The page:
Machen himself deeply admired the macabre work of Poe and Hawthorne and regarded Henry James’s The Turn of the Screw as the finest of all ghost stories. Like these giants of American literature, he wouldn’t have labeled himself a “horror” writer, even if The Three Impostors, or The Transmutations (1895) could scare Arthur Conan Doyle, who called its author a “genius.” In The Great God Pan (1894) and a succession of short stories, Machen hinted at the continued power of pre-Christian deities—such as Nodens, the god of the abyss—or posited the survival of a primordial and malevolent race of hominids, now lurking in Welsh hills and caves. In his later work, however, he often set aside numinous dread to explore instead the spiritual and transcendental.* But whether focusing on the bestial or the beatific, Machen’s fiction always suggests that there’s more to reality than meets the eye, if we could just—to use a fin de siècle phrase—Rend the Veil.
Franz Boas fought his first duel in 1877, when he was nineteen. He was freshly arrived at the University of Heidelberg, where saber fencing over slights, known as Mensur, was ingrained in undergraduate culture. And the slight in question was, indeed, slight: Boas shared the rental payments on his piano with a classmate, who banged away for hours at a time. The students downstairs protested, Boas took offense. Words were exchanged, satisfaction demanded. Three weeks later, he and another student drew swords. The Mensur had its rules and conventions, which involved a stopwatch, a surgeon, an umpire, and, for the combatants, goggles and padded garments. You saved face by slashing at another’s.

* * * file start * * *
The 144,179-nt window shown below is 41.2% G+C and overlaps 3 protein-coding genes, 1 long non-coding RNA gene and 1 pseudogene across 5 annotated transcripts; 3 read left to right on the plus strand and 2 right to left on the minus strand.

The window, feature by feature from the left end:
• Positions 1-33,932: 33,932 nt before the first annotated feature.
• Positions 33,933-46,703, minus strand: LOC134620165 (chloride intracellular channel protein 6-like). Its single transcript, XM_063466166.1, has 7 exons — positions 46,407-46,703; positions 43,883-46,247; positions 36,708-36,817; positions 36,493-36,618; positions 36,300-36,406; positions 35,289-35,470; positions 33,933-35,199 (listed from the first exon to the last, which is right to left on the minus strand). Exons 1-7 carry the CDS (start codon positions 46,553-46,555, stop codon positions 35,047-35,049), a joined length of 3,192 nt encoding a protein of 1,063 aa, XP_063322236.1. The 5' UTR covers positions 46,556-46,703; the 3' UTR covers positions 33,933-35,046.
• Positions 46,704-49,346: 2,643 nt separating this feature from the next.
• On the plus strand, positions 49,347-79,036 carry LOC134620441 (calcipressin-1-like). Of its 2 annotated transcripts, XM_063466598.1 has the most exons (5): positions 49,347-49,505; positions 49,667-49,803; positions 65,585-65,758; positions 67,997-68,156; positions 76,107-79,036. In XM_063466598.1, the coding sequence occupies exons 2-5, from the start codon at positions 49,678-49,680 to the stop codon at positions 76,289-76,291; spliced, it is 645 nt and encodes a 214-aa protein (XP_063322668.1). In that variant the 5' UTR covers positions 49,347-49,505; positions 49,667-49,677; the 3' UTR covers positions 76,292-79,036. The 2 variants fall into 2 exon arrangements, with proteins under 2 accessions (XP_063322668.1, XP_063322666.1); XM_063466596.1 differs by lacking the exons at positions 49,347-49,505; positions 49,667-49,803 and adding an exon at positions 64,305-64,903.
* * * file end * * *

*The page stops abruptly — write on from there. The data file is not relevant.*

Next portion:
“A piece four cm. long and one and one-half cm. wide was cut out of my scalp but I gave my opponent three cuts from ear to nose that required eight stitches,” Boas wrote to a friend, with a precision that presaged the anthropometric skills he would soon acquire. In the course of his college years, which brought him from Heidelberg to Bonn and then to Kiel, more duels ensued; every time he came home on vacation, his family noticed, he bore new scars. When the sculptor Jacob Epstein, visiting New York in 1927, went to work on a bust of Boas, he found his visage to be “scarred and criss-crossed with mementos of the many duels of his student days…but what was still left whole in his face was as spirited as a fighting cock.”
Boas was, by then, renowned as the father of American cultural anthropology and the scholar who taught generations how to think about human diversity without hierarchy. “Culture” was once regarded as something that one group might have more of than another. Boas and his students demonstrated how to use the word in the plural: different peoples had different cultures, and while the idiosyncrasies of a foreign culture were patent to us, we’d do well to recognize the arbitrary aspects of our own. For Boas, the contingencies of culture were written on his face. When, two decades after his dueling days, he detailed the techniques of face painting among Indian villagers in British Columbia, he must have been conscious that his own features bore the marks of similarly community-bound customs.
Writer - Critic - Poet - Editor